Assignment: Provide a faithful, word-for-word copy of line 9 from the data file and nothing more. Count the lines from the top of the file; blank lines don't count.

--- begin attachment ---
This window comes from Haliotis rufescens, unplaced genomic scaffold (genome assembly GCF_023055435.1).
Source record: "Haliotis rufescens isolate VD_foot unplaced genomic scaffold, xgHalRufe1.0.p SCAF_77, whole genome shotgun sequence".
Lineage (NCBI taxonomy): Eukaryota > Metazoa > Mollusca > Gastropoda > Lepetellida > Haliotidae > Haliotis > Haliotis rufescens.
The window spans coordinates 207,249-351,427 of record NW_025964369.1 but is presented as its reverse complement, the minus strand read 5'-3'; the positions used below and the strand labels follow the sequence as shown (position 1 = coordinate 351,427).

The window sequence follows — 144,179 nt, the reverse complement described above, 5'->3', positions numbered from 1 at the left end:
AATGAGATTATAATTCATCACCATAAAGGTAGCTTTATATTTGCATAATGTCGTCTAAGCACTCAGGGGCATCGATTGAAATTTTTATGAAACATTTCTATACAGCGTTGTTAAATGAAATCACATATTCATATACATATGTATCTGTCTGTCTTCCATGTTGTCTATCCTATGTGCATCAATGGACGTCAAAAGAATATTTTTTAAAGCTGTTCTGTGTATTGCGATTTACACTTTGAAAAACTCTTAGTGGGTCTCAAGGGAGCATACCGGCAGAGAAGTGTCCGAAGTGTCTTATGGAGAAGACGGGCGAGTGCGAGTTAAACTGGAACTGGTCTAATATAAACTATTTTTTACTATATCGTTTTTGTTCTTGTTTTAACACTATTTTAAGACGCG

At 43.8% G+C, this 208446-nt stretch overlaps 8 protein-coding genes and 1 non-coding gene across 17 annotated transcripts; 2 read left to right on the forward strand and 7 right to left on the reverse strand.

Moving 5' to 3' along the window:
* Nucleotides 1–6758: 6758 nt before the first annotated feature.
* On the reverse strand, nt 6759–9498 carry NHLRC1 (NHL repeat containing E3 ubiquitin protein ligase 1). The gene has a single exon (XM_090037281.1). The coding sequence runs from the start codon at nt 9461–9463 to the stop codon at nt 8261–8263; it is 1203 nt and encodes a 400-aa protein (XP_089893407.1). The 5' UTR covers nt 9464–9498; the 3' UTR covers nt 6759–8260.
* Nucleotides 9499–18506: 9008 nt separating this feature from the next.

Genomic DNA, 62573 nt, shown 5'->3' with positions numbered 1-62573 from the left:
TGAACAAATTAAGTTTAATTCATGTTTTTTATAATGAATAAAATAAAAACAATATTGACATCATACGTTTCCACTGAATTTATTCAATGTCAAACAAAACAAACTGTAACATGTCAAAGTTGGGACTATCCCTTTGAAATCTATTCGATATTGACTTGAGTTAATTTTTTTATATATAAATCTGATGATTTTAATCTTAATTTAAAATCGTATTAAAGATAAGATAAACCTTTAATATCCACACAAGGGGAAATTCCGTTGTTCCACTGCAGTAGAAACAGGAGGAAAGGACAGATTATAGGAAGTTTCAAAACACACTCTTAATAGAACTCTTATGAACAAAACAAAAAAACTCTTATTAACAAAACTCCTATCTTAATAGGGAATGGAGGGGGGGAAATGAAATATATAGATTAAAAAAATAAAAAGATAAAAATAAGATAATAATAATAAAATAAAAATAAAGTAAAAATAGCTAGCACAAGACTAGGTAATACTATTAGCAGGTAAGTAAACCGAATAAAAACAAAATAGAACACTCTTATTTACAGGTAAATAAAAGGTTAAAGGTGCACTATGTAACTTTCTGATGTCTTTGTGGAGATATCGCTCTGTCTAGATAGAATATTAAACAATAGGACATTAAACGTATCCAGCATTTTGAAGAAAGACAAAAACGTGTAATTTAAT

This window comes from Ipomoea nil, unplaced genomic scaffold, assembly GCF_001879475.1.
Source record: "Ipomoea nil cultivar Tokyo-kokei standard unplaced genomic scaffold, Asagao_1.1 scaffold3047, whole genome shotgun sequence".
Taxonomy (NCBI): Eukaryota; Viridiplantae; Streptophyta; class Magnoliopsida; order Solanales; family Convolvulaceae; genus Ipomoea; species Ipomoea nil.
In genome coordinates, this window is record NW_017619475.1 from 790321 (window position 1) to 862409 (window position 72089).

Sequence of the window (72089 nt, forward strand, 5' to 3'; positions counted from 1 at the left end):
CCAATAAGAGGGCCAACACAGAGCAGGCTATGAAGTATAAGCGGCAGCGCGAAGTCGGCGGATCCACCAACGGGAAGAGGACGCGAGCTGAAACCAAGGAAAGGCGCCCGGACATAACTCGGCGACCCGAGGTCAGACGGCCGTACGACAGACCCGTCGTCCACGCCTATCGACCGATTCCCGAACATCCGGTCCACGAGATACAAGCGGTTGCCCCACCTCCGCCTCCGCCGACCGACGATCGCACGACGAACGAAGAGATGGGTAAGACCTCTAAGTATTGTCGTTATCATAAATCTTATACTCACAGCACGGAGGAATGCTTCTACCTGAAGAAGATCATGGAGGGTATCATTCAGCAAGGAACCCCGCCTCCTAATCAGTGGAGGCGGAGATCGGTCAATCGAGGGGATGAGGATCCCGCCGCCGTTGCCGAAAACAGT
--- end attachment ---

* Nucleotides 1–6758: 6758 nt before the first annotated feature.